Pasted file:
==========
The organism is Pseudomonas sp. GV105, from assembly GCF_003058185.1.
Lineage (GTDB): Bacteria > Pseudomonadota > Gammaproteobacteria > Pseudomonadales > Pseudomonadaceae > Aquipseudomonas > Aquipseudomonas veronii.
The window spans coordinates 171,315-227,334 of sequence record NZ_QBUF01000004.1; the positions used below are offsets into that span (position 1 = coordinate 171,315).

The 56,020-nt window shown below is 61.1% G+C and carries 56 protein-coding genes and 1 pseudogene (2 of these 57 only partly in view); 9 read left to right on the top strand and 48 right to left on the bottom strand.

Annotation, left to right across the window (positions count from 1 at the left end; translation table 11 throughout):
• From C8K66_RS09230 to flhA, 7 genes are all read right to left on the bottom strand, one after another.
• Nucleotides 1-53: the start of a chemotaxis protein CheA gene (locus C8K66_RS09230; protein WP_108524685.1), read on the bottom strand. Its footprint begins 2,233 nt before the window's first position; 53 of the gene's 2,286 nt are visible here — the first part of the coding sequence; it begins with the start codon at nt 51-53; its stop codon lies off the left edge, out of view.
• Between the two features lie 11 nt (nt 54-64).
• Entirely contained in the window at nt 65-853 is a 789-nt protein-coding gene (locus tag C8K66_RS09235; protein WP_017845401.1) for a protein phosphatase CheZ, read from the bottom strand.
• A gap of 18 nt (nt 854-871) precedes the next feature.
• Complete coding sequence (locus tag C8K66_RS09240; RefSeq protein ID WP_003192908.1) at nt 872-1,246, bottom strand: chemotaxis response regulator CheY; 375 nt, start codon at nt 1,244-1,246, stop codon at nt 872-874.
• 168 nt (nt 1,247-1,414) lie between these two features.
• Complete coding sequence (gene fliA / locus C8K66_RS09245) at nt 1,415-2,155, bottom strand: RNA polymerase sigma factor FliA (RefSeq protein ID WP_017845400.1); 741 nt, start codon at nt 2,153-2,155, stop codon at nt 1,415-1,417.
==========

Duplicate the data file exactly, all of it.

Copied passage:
The organism is Pseudomonas sp. GV105, from assembly GCF_003058185.1.
Lineage (GTDB): Bacteria > Pseudomonadota > Gammaproteobacteria > Pseudomonadales > Pseudomonadaceae > Aquipseudomonas > Aquipseudomonas veronii.
The window spans coordinates 171,315-227,334 of sequence record NZ_QBUF01000004.1; the positions used below are offsets into that span (position 1 = coordinate 171,315).

The 56,020-nt window shown below is 61.1% G+C and carries 56 protein-coding genes and 1 pseudogene (2 of these 57 only partly in view); 9 read left to right on the top strand and 48 right to left on the bottom strand.

Annotation, left to right across the window (positions count from 1 at the left end; translation table 11 throughout):
• From C8K66_RS09230 to flhA, 7 genes are all read right to left on the bottom strand, one after another.
• Nucleotides 1-53: the start of a chemotaxis protein CheA gene (locus C8K66_RS09230; protein WP_108524685.1), read on the bottom strand. Its footprint begins 2,233 nt before the window's first position; 53 of the gene's 2,286 nt are visible here — the first part of the coding sequence; it begins with the start codon at nt 51-53; its stop codon lies off the left edge, out of view.
• Between the two features lie 11 nt (nt 54-64).
• Entirely contained in the window at nt 65-853 is a 789-nt protein-coding gene (locus tag C8K66_RS09235; protein WP_017845401.1) for a protein phosphatase CheZ, read from the bottom strand.
• A gap of 18 nt (nt 854-871) precedes the next feature.
• Complete coding sequence (locus tag C8K66_RS09240; RefSeq protein ID WP_003192908.1) at nt 872-1,246, bottom strand: chemotaxis response regulator CheY; 375 nt, start codon at nt 1,244-1,246, stop codon at nt 872-874.
• 168 nt (nt 1,247-1,414) lie between these two features.
• Complete coding sequence (gene fliA / locus C8K66_RS09245) at nt 1,415-2,155, bottom strand: RNA polymerase sigma factor FliA (RefSeq protein ID WP_017845400.1); 741 nt, start codon at nt 2,153-2,155, stop codon at nt 1,415-1,417.